Pre-Registration: The Doctor is Still Out

[From the article “A solution to psychology’s reproducibility problem just failed its first test” by David Adam, published at]
“Efforts to improve the robustness of research by asking psychologists to state their methods and goals ahead of time, a process called preregistration, have stumbled at the first hurdle.”
“‘Preregistration is not as easy as it may seem,’ says Aline Claesen, a psychologist at the Catholic University of Leuven (KU Leuven) in Belgium. She and her colleagues examined 27 preregistration plans filed by psychologists from February 2015 … to November 2017. In every case, … the researchers deviated from their plan—and in every paper but one, they did not fully disclose these deviations.”
“‘I was totally surprised by how many of these [changes] were undisclosed,’ says Wolf Vanpaemel, a psychologist on the KU Leuven team. ‘There’s no good excuse for not transparently indicating all changes you made.'”
“The lack of transparency is troubling, but understandable, Vanpaemel says: Some researchers might fear their paper won’t be published if they admit to not having entirely followed their preregistration.”
“Steve Lindsay of the University of Victoria in Canada who is also editor-in-chief of Psychological Science admits that he has given authors plenty of leeway to write vague preregistrations and not account for all the deviations in a paper. He says policing the system would take time and effort the journal hasn’t budgeted for.”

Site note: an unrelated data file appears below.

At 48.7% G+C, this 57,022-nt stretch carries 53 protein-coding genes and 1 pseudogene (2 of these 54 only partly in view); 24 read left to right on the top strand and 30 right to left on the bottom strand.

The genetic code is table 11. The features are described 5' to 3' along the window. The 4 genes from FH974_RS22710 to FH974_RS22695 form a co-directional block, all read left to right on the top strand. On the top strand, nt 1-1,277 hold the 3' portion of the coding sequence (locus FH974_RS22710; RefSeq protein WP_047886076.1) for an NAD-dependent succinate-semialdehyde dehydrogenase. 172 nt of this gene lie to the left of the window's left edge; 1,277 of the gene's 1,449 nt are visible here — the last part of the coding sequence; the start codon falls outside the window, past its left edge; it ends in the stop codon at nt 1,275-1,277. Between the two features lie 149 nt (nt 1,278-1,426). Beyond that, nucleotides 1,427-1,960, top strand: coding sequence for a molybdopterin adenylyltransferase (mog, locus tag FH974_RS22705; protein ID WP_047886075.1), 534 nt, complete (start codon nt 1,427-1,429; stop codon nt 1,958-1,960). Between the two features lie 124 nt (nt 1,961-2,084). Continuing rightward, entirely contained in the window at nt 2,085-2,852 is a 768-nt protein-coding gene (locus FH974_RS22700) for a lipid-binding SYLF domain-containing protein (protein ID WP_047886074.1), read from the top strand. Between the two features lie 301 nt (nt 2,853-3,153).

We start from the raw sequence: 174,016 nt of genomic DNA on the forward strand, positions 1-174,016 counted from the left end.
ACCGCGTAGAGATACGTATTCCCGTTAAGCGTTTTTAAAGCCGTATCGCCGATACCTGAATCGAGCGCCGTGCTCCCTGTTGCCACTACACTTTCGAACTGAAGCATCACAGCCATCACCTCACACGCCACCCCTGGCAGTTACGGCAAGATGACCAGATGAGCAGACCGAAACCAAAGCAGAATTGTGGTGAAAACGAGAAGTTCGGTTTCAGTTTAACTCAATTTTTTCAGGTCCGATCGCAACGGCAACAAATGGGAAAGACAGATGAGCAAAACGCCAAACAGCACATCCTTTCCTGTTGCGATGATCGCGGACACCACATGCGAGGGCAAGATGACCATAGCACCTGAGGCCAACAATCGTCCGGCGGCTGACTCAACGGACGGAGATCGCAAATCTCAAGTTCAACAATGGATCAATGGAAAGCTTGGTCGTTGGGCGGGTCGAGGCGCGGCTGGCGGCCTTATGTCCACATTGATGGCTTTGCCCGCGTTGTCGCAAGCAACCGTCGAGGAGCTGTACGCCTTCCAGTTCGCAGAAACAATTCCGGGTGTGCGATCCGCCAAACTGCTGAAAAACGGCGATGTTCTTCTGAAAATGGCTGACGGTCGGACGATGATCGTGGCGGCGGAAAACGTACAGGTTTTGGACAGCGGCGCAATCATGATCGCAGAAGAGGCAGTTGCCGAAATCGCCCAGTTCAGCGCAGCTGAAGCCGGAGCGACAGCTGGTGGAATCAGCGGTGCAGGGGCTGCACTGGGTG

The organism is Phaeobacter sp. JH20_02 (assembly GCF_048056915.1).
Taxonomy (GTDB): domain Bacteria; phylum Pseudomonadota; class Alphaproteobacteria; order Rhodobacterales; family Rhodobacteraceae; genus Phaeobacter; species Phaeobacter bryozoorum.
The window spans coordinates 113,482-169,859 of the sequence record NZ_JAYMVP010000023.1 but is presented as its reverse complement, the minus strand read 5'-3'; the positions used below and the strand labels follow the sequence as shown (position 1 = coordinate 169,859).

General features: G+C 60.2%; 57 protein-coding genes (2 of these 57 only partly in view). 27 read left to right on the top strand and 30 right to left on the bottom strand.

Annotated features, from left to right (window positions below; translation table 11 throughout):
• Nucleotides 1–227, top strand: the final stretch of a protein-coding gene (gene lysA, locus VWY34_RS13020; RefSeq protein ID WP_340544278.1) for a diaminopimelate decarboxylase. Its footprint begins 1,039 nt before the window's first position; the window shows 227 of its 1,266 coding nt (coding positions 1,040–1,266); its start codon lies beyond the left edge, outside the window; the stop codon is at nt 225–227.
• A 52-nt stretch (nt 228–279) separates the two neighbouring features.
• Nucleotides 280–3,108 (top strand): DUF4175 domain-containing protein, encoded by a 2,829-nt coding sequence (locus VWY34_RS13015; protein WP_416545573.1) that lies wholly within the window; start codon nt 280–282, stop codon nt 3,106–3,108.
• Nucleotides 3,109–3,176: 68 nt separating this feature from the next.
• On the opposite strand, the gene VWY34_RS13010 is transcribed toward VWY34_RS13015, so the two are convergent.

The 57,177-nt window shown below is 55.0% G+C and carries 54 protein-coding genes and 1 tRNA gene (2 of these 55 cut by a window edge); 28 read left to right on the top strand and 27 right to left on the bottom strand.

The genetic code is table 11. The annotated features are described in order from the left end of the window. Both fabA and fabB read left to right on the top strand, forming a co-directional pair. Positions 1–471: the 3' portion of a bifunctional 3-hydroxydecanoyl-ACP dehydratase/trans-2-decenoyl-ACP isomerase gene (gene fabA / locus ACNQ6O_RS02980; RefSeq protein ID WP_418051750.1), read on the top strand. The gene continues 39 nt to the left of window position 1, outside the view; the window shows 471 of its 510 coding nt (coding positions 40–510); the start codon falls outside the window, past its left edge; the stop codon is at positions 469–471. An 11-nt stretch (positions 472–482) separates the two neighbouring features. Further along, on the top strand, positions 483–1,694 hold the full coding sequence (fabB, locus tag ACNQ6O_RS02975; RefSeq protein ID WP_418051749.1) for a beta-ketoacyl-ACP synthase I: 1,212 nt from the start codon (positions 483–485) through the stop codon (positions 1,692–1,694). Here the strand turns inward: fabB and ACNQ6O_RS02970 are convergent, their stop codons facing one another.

“…Dan Simons, a psychologist at the University of Illinois in Champaign, describes the identified shortcomings as growing pains. ‘My guess is that most [authors] were well-intentioned and just didn’t know how to do it very well.'”
“Brian Nosek, a psychologist at the University of Virginia in Charlottesville who directs the Center for Open Science, which runs the Open Science Framework, says the KU Leuven team’s findings should help. ‘The key message here,’ he says, ‘is that preregistration is a skill and not a bureaucratic process.'”
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